7 Ways to Find Free Workouts Near Me: A Guide to Get Active for Cheap
If you’re a regular runner or stream workout videos on YouTube, you already know that you can get a good workout in without paying a dime. But sometimes it’s cold or rainy or you just need a coach’s motivating words to get yourself in gear.
Finding the balance between affordable and effective workouts is surprisingly easy. Even if you don’t have the time or funds to commit to a full-time gym membership, you can still get your sweat on. There are a plethora of ways to get into gyms and studios for free (or close to free) without signing your paycheck away.
Look for 3- and 7-day offers from places like Blink, Crunch, Life Time and 24 Hour Fitness, which have locations across the country. These gyms offer a variety of cardio machines, weight rooms and classes that may be included in the trial: definitely ask if you should sign up for classes in advance.
You’ll likely need to call ahead to reserve your guest pass and be prepared that your experience will probably also come with a sales pitch from a membership representative to talk you into a commitment. It’s worth it to sit through for the free workout. Stay open-minded (especially if you are in the market for a new gym), but also stand your ground if you’re really just looking for some temporary (cheap) workout time.
Some gyms will also allow you to purchase a day pass for a nominal fee if you’re a repeat (short-term) visitor.
Similarly, many class-based studios offering spinning, kickboxing or yoga will permit you to try out a class or two with no charge. Saying you’re brand new to the area or to the sport can help.
YMCA Guest Pass
YMCA is everywhere. Most will offer a short-term trial or a temporary guest pass, especially if you can prove you live in the area. The Y offers everything you need to get a good sweat, from classes to drop-in basketball to lap swims to cardio machines, although amenities are not consistent in every facility. If you are ready to commit to a membership, prices vary location to location: you may luck out and find a free trial, or your pass could cost anywhere from $5 to $30 for a one-day to one-month period. Call ahead or sign up on the nearest location’s website to secure a spot and confirm the cost.
Many gyms offer weekly run clubs for their members which convene on-site and take off as a group for a jog around town. Even if you’re not a member, you may be eligible to participate, especially if you pitch your registration as “getting a feel for the community.” Call ahead to book your spot and show up ready to run.
If gyms in your area don’t offer this, many local running clubs do. These provide the benefit of coaching, pacing and the motivation of keeping up with a group, although most clubs will offer pace options for most skill levels. A quick internet search of groups – including on MeetUp.com - will turn up free community events, often departing from a sporting goods store.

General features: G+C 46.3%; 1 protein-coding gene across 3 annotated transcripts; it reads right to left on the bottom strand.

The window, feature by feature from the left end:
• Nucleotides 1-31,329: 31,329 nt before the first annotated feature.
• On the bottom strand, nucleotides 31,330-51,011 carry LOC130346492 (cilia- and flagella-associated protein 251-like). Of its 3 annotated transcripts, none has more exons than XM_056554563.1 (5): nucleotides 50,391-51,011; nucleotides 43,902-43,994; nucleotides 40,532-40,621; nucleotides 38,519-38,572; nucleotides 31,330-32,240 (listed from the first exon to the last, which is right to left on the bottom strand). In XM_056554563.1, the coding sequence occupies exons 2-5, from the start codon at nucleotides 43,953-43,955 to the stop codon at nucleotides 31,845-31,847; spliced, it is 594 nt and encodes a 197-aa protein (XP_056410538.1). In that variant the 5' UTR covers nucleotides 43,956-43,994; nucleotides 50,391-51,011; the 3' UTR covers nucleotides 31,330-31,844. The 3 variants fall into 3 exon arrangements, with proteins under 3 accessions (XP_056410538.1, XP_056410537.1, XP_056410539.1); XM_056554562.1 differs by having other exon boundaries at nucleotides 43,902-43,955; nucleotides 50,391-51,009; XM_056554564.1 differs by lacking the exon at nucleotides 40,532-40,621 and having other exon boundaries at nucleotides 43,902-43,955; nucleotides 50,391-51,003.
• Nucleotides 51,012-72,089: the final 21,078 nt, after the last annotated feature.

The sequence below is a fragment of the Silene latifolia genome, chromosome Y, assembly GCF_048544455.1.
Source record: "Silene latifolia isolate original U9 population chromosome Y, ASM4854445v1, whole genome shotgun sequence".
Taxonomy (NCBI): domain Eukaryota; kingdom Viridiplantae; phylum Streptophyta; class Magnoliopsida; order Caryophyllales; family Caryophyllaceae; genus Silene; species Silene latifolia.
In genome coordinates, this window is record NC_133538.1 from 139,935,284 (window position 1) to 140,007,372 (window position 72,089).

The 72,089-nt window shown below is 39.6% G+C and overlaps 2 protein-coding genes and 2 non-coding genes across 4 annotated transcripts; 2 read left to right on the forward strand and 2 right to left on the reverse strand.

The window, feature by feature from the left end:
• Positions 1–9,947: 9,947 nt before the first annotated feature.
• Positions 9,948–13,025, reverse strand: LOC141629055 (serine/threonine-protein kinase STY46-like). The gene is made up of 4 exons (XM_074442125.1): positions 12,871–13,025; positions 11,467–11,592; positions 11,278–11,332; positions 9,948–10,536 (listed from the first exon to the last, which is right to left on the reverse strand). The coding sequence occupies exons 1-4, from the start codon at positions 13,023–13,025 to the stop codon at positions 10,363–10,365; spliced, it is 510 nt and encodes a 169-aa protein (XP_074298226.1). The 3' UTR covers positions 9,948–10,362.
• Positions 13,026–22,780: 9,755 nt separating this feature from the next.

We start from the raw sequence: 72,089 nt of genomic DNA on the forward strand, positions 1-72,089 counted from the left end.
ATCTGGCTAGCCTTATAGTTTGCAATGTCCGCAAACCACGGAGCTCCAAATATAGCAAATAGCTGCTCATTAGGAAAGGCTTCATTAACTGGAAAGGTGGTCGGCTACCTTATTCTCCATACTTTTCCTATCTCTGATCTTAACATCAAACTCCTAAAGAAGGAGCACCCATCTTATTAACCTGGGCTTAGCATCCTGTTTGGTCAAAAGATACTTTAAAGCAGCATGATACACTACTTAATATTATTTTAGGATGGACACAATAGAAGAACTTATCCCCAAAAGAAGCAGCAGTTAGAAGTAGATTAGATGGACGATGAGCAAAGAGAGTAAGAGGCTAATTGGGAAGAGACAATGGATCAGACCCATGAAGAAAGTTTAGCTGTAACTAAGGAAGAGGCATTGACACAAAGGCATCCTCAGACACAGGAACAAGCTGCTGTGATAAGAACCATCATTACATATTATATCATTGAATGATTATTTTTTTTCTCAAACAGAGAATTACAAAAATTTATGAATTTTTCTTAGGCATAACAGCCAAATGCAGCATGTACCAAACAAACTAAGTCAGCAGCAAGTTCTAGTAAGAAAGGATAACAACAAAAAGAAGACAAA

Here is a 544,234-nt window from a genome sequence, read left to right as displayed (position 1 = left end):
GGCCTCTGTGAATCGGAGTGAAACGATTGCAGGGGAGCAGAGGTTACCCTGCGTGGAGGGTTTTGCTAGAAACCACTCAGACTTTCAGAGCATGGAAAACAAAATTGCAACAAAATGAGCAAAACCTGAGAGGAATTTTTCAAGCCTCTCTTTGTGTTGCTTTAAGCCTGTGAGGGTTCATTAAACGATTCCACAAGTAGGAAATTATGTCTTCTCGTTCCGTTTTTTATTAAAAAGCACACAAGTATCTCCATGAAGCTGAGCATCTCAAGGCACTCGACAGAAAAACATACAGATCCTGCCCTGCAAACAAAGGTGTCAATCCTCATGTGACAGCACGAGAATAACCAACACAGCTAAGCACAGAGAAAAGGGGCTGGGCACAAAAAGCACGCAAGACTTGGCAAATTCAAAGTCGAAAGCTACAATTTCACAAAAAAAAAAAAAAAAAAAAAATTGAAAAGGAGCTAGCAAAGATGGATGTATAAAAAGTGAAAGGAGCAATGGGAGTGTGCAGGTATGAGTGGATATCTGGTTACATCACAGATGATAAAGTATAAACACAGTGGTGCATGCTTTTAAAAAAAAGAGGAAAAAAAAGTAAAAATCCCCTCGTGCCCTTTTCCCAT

Check out Lululemon and Athleta
If you’re in a major city, these stores, with locations across the country, often host free workouts before and after business hours. While some are outfitted with studios, others just move the merchandise to the perimeter to create open space – perfect for yoga, HIIT and Pilates. Check your local store’s website for their class calendar.
There are tons of ways to get your sweat on for free if you’re willing to a) be outside, b) maybe get a bit dirty and c) possibly get up at the crack of dawn to get moving.
The November Project, a running and strength-training group founded in Boston and now active in dozens of cities all over the world, is a free program for athletes of all abilities. They convene their tribes first thing in the morning, rain or shine, to workout. Expect to work and expect your endurance capacity to shoot way up if you attend consistently.
Individual trainers and even local municipal government programs also offer outdoor morning or post-work bootcamps, mainly using body weight and what is available in the immediate environs: think stair climbs, jungle gyms and hill runs. Search for events hosted by trainers in your area or look at your city’s events website: you may be surprised by how many free workouts are happening tomorrow morning in a park near you.
Groupon and Living Social
Don’t underestimate the power of the coupon: while these are rarely free, many online offers will include a BOGO deal, 5- or 10-pack classes at a steep discount or a trial month for just a few dollars. (We recently found an unlimited month at a fully-equipped YMCA for $29. Pretty worth it, especially if you’re going a few times a week.)
Some of these will also let you split class packages with a family member, driving that cost down even more per person.
Explore special events happening at gyms and studios near you for the chance to work out for free. If they’re celebrating a big anniversary or a new renovation, they’ll be looking to get people in the door. Some gyms also host one-time classes with celebrity trainers or pop-up PR events that can be cheap or free (and often come with swag). Look out for open houses, membership promotion days and bring-a-friend offers. Tag along with a friend who already has a membership to get yourself in the door.